Turn on the chopper and leave it on until the paper looks like shredded coconut, as shown  below.

The paper shredded for the paper mache clay recipe with no flour.

Step 4: Add the Other Ingredients

The amounts I used for this small batch of No-Flour Paper Mache Clay:

  • 1 cup shredded damp paper
  • 2/3 cup of drywall joint compound
  • 1/2 cup of PVA Glue (Elmer’s Glue-All or Clear)
  • (Optional) 1 tablespoon baby oil/mineral oil or linseed oil. If you don’t have any, just leave it out. It won’t hurt anything.

Use the premixed joint compound, not the powdered kind that contains plaster.

And remember – don’t use DAP joint compound. When that brand is mixed with PVA glue it turns into rubber. Use Sheetrock brand, or the joint compound they sell at Walmart in the paint department – or any brand you can find that isn’t made by DAP. If you can’t find any locally, you can order it from amazon.com.

If you aren’t sure what what drywall joint compound is called in your country, some of our readers have made suggestions here.

Add pva glue to the paper mache clay recipe with no flour.

Use any PVA glue. (I’ve tried wood glue before, and it didn’t work.) Elmer’s Glue-All and Clear are PVA glues, and they’re easy to find in the US. Most white glue is PVA glue.

Step 5: Mix

No-flour paper mache clay recipe.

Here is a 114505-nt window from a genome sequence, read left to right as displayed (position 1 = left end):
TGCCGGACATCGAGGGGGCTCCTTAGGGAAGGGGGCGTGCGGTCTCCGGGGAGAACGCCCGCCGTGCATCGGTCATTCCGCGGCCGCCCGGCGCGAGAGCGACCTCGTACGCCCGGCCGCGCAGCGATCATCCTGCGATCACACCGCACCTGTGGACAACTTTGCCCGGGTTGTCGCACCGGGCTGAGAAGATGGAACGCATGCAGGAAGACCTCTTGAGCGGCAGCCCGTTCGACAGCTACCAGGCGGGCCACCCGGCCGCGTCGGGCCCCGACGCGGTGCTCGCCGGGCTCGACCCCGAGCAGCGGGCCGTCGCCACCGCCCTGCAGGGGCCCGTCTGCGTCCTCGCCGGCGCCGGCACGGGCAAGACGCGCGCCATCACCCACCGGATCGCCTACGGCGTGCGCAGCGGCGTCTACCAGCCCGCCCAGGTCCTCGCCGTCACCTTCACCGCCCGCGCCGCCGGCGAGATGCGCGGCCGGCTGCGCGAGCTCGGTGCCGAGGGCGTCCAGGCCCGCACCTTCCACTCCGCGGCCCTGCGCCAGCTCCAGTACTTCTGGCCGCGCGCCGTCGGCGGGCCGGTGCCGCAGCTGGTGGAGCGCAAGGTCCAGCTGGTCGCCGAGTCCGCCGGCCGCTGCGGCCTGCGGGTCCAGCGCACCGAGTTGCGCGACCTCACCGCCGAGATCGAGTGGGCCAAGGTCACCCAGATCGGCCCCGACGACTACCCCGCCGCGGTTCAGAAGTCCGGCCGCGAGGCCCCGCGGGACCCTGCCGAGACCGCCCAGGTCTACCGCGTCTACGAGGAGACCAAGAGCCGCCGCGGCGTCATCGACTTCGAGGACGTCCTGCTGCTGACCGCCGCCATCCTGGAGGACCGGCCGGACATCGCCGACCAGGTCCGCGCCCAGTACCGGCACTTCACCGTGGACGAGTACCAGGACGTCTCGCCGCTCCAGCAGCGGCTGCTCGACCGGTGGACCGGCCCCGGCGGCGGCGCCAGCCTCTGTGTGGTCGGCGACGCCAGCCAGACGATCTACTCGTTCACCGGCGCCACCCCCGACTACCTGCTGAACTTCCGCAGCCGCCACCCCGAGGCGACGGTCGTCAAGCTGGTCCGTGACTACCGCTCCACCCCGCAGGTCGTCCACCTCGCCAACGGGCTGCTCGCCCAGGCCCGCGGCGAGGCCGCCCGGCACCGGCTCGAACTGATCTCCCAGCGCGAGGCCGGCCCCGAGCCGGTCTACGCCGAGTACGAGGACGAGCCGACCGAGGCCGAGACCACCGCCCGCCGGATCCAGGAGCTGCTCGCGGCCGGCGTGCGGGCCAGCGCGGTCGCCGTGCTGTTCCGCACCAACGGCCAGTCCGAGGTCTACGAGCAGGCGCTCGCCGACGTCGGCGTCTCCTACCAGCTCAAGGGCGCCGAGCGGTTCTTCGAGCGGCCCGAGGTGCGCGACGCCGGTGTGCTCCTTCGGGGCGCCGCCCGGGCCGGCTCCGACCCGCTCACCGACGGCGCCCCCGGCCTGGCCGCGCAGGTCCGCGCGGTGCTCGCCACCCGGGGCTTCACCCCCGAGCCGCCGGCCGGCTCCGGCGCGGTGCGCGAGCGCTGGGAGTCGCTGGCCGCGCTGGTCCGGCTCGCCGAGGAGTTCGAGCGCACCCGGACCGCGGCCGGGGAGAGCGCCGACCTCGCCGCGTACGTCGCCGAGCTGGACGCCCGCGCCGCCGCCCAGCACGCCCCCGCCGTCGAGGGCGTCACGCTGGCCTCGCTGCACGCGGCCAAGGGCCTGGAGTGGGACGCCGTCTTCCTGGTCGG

I’m using a $13 mixer. It’s plenty strong enough for paper mache clay.

Note: If you have problems with the motor on your mixer getting too hot, you might be using too much paper, or the paper hasn’t been chopped up enough. If you’re making the original recipe and the motor gets hot, you might be squeezing too much water out of the paper.

I added my paper shreds a little at a time so I could see how thick the paper mache clay was getting. Because the paper is almost dry, it will soak up the moisture in the mixture and thicken the PM clay, just like the flour does in the original recipe.

I only added one cup of paper this time, but I used more paper for the first layer on my giraffe.

Less paper makes the mixture smoother. More paper makes it thicker, and it isn’t quite as easy to get a very thin layer on your armature – but the thicker paper mache clay can be used to sculpt small details.

The texture of the mixture with more paper added:

The first layer on my giraffe – you can see the natural texture of the paper showing through. You can use a knife to make it a little smoother, but you’ll always have some texture.

The texture of the the mixture with less paper added:

Smoother paper mache clay with less paper.
The area right above the knife is the new layer made with the mixture that has just one cup of shredded paper. It still shows some texture, but not as much. For even less texture, you can try the Silky-Smooth Air Dry Clay recipe, instead. You’ll notice that I didn’t add paper mache clay to the ears or eyelashes on my giraffe. I used paper strips and paste in those areas because paper mache clay isn’t as easy to use over sharp edges.